Critically, not all carbon credits are created equal and there is a difference between voluntary markets sold by brokers and government credits issued by national governments. The first arranges for a company to buy credits from a developing nation to help them save rainforest areas. The company pays the broker, and then the landowners or project developers get a percentage of the money. The company treats the credit as an expense and its customers end up paying for it.

The Paris Climate Agreement adopted the latter, and 192 nations have agreed to these standards. The goal is for trees to be worth more alive than dead — or used for agriculture or lumber. Developing countries fought to include the “sovereign” REDD+ mechanism in the final COP27 agreement. Under this plan, governments account for their forest lands and set goals to stop deforestation. The United Nations Framework Convention on Climate Change monitors their progress and issues carbon credits.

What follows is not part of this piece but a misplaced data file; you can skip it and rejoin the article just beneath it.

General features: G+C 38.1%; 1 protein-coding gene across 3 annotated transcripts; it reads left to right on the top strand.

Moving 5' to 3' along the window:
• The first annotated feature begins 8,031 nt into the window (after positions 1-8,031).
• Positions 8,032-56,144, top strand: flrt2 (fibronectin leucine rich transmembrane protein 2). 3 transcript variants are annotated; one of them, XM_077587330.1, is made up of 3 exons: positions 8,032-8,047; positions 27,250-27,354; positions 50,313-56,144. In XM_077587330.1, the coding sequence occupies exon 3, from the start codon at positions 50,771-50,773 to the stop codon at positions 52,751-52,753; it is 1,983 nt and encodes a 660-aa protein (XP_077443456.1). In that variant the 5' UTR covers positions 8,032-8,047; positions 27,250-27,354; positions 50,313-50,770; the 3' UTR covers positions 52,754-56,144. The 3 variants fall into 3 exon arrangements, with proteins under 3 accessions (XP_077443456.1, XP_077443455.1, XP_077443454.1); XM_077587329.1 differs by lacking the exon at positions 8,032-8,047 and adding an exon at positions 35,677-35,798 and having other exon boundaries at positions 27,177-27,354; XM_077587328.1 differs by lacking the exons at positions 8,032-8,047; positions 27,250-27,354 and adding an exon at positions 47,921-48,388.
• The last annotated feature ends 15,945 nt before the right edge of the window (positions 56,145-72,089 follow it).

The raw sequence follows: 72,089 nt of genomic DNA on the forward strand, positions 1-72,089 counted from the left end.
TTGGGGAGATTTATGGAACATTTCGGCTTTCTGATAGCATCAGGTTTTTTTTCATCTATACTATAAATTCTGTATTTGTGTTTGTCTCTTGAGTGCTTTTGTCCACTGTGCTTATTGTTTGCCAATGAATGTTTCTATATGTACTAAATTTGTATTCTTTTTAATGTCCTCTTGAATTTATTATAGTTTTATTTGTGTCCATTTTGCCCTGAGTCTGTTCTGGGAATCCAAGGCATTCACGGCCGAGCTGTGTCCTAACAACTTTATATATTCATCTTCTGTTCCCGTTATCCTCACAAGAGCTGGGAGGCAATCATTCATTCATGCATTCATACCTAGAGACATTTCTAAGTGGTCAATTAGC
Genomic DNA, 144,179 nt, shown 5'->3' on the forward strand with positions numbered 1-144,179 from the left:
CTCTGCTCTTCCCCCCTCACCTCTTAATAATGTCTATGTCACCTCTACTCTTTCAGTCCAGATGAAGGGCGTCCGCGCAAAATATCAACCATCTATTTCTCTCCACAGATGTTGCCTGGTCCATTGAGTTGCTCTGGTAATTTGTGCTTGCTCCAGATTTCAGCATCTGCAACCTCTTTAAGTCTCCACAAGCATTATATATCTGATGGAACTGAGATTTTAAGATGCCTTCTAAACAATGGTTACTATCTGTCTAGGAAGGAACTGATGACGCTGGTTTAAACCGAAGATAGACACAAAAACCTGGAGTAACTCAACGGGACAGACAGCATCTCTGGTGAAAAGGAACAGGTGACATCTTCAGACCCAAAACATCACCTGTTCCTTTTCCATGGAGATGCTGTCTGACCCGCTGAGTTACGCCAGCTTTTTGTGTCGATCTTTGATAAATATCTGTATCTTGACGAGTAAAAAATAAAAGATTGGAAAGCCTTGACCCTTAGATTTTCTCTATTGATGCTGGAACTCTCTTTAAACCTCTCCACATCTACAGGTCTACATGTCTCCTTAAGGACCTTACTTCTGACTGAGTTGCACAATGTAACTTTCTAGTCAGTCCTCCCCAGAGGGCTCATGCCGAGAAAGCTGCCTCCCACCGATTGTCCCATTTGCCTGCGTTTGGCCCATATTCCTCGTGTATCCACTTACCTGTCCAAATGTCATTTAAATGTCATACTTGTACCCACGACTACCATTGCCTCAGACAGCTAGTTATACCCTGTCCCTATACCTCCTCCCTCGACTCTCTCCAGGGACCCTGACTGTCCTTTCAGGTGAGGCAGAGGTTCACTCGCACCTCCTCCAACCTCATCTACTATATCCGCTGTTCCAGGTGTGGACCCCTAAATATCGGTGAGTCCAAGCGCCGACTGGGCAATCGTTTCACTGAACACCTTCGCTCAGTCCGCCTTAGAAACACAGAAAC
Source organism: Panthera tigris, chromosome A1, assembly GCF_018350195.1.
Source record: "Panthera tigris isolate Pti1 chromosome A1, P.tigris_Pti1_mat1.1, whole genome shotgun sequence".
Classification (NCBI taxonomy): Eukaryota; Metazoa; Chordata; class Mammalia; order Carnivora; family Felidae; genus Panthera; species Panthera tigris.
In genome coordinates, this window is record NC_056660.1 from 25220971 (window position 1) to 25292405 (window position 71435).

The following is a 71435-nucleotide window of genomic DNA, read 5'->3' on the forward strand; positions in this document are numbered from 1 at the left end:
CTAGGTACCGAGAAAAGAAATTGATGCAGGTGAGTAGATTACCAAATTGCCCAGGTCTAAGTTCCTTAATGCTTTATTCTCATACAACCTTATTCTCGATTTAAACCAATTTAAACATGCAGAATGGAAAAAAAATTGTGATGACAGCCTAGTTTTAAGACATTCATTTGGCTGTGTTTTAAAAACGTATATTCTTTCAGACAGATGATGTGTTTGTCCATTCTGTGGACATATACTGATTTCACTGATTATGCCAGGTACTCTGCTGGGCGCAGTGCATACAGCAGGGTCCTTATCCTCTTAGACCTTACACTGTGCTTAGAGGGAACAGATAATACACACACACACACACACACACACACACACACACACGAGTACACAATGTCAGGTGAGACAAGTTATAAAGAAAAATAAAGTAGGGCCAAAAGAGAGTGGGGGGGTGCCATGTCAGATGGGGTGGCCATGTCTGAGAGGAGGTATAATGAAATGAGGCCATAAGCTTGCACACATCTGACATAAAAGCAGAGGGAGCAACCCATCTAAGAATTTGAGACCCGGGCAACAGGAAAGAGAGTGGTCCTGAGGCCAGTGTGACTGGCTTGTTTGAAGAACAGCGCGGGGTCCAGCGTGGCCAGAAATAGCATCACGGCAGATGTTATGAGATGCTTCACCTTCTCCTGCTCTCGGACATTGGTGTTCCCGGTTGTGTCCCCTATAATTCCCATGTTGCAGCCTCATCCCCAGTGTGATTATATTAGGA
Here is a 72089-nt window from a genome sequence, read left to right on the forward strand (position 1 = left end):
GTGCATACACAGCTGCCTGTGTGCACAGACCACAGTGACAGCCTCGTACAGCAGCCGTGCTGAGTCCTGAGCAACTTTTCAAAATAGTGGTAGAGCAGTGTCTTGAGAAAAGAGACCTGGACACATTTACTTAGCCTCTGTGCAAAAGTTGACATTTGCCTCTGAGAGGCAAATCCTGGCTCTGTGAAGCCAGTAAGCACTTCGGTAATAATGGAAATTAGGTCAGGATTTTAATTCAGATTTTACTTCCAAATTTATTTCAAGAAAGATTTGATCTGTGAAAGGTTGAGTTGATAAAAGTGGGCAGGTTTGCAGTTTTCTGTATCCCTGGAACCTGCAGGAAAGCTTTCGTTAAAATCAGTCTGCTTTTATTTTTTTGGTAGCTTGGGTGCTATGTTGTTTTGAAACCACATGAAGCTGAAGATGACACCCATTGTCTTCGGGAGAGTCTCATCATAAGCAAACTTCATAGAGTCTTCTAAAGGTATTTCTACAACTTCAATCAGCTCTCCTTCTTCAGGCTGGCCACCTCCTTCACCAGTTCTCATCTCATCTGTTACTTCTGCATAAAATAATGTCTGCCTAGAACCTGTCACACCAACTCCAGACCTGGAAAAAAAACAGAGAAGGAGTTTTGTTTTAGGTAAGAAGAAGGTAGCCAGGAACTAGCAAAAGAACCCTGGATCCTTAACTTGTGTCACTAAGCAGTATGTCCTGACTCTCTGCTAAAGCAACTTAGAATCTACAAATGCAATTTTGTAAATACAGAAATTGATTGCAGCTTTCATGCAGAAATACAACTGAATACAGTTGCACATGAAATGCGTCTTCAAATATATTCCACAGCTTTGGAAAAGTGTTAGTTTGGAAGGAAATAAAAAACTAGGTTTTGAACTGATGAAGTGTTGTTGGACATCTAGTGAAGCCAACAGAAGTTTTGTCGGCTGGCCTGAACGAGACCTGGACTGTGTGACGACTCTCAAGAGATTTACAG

Will The Real REDD+ take a step forward

To confuse matters, both voluntary and sovereign markets use the term REDD+. Unfortunately, “REDD+” was never patented. Costa Rica and Papua New Guinea introduced the link in 2004, linking nature-based solutions and national rainforests to emissions reductions. But the voluntary carbon market also coined the acronym, using its own standards outside the Paris Agreement.